Give me back my identity!
August 25, 2007 7:08 AM   Subscribe

Identity Theft Filter: How do I convince debt collectors of my innocence concerning an outstanding debt in my name (that isn't mine)?

On Friday, I received a letter from a Boston-based attorney's office about an outstanding debt of over $5,000 on a Citibank credit card. The problem is that I don't have a Citibank credit card. The letter says that I must respond within 30 days to dispute the debt. If I don't contact them within that time, I would be, in a sense, accepting responsibility.

A bit of my financial history: I'm unemployed and live with my mother. I have a joint credit card with her (I'm the secondary name on it), and I don't really have any need or desire for it, so it's just for emergencies. I haven't charged anything.. probably in about a year, and we've never been a family that uses credit cards recklessly. I have never had any debts, and, in the rare case that something is charged, the balance is always paid off in full. No carried balances, no debt. Never. And that joint credit card is the only one I've ever had or applied for. Any credit card offers received in the mail are shredded to infinitismal bits. My credit report was clean as of May 11, 2007.

I haven't contacted the credit agencies yet (though I will in the next few days) because I already requested my free credit report this year. In May, I started receiving phone calls from a debt collection agency about a J.C. Penney credit card with an outstanding balance, and I assumed that my identity had been stolen. Many of the calls were recordings, which seemed a little fishy. Before I actually was able to speak to a real person at the debt collection agency, I ordered my credit reports and, luckily, they were correct and there was nothing remotely suspicious on them. When I finally was able to speak to a person at the agency, I found out that the person who held the account that was in debt had the same name as me (but with a different initial), as well as a different social security number, birth date, and mailing address. In short, it was determined that they just had the wrong telephone number for the woman, and I've never heard about this situation again. So, the only problem is that it's only been a few months since I've ordered my free credit reports. I thought I had read that if you suspect a theft, you can request a free copy (regardless of when you received your last copy), but I also read that getting your credit report via the website would be easy, too, so I'm guessing that neither are true.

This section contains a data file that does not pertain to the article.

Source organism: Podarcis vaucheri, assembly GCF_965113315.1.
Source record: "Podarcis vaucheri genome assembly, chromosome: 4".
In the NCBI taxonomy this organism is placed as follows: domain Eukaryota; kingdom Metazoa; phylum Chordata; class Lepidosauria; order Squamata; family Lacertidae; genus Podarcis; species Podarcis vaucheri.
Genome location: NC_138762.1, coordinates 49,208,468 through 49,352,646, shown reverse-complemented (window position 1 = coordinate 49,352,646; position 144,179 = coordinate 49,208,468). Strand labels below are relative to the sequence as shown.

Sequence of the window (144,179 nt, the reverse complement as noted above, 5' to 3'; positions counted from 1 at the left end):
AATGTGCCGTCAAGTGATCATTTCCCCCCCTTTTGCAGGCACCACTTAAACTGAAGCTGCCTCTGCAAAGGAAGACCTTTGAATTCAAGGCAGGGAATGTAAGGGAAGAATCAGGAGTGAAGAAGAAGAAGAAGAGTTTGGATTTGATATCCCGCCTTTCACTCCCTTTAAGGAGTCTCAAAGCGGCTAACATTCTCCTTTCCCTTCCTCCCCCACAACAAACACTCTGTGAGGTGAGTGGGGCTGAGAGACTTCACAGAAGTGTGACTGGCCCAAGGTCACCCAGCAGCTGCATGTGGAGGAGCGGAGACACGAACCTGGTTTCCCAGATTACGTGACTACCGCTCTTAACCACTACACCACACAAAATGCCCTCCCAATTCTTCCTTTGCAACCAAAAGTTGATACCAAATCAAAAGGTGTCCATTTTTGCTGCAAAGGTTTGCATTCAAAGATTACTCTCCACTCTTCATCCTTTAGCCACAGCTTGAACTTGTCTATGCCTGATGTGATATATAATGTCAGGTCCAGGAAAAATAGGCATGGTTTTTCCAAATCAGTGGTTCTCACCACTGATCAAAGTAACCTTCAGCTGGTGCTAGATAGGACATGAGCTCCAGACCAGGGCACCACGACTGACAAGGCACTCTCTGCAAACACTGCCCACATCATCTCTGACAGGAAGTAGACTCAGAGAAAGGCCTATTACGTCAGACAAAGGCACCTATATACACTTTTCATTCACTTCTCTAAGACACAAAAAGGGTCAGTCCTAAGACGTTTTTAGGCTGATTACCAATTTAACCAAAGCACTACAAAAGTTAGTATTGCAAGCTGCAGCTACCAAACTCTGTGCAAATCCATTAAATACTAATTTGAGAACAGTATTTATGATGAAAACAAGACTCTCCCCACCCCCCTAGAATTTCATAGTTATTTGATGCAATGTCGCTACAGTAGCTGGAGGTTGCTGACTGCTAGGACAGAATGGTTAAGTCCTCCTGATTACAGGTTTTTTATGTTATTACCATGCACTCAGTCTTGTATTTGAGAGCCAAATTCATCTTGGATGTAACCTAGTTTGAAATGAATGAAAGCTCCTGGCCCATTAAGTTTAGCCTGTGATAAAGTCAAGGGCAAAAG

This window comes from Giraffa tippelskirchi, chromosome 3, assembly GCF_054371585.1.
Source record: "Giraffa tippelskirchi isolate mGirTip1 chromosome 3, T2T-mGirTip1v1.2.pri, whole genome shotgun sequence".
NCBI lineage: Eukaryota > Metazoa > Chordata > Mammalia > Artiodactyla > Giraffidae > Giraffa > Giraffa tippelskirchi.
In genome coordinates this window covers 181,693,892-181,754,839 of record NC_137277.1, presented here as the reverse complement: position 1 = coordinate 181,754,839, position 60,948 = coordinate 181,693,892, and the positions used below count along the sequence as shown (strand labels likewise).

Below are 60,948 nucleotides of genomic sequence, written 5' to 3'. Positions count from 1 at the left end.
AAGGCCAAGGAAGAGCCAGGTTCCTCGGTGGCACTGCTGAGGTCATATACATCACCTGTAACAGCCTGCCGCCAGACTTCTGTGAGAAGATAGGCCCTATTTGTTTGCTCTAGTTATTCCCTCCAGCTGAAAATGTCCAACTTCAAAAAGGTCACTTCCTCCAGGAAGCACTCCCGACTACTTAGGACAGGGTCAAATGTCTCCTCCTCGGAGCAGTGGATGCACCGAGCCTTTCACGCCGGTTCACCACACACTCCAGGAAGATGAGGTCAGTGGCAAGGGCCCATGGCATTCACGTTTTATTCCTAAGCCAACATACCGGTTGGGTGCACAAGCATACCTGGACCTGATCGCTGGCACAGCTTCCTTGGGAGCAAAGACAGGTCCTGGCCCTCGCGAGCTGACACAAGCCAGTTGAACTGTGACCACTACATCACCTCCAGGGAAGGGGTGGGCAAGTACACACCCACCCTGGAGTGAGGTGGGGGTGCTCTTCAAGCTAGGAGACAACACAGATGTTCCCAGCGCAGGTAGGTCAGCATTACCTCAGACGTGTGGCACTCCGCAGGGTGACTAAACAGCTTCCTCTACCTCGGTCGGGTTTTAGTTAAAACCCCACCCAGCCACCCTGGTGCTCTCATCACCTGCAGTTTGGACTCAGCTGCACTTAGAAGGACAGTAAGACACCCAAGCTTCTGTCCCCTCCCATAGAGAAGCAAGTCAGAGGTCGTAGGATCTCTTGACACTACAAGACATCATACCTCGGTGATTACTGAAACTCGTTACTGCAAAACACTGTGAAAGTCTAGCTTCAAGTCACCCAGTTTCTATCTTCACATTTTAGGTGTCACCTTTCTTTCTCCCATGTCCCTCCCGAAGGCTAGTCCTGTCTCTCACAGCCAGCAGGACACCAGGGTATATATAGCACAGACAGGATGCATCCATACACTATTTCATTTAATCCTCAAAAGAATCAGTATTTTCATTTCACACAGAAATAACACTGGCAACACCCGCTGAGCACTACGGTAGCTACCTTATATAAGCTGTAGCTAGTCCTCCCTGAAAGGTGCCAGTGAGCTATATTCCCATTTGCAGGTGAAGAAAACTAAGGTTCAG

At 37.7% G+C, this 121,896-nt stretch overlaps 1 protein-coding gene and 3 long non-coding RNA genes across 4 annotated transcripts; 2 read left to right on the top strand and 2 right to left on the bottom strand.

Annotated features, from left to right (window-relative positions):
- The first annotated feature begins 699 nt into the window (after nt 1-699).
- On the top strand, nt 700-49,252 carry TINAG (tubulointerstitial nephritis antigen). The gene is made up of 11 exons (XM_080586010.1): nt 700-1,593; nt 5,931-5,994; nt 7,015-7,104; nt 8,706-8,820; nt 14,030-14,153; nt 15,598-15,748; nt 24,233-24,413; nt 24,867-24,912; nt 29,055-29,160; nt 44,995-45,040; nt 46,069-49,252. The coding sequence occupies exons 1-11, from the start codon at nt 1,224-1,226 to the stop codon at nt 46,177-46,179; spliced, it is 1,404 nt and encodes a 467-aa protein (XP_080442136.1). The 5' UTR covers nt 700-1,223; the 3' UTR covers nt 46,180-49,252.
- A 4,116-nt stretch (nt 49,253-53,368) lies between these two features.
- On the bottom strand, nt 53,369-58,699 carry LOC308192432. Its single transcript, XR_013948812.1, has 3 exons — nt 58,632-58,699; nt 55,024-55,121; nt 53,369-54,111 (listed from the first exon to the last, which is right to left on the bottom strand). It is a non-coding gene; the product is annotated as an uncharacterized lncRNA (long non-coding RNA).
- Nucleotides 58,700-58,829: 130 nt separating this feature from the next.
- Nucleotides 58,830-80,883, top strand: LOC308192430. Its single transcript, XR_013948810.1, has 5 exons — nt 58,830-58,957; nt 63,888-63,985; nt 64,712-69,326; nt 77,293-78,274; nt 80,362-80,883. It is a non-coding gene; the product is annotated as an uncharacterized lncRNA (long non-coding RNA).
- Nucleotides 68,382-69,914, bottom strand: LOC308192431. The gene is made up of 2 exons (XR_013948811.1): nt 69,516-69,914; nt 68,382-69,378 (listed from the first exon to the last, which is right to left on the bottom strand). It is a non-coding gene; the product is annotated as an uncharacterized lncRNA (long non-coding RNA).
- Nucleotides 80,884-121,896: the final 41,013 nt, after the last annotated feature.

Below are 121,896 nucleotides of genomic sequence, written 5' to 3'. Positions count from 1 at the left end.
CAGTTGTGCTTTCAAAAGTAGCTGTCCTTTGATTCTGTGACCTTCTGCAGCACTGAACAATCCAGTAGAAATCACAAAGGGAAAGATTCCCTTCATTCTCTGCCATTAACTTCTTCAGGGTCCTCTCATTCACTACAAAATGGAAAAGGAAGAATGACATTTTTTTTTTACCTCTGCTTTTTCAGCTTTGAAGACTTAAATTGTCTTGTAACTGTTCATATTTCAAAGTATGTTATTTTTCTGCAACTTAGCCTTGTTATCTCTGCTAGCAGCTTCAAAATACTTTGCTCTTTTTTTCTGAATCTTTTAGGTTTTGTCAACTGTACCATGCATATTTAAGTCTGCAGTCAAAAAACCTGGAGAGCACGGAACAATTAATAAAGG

Okay, so, I plan on checking my credit reports early next week, but I'll be contacting this law office (over the phone) before that. I have to follow up in writing, so I would get the credit reports before I send a letter. So, as I said, I don't have this credit card, and I've never had any sort of account with Citibank. I've also never received any correspondence (from Visa/Amex/MC, Citibank, or store, if this was issued by a store) indicating that there is an account in my name. I never received a card, bills, late payment notices, or any other correspondence. Why this sole correspondence now?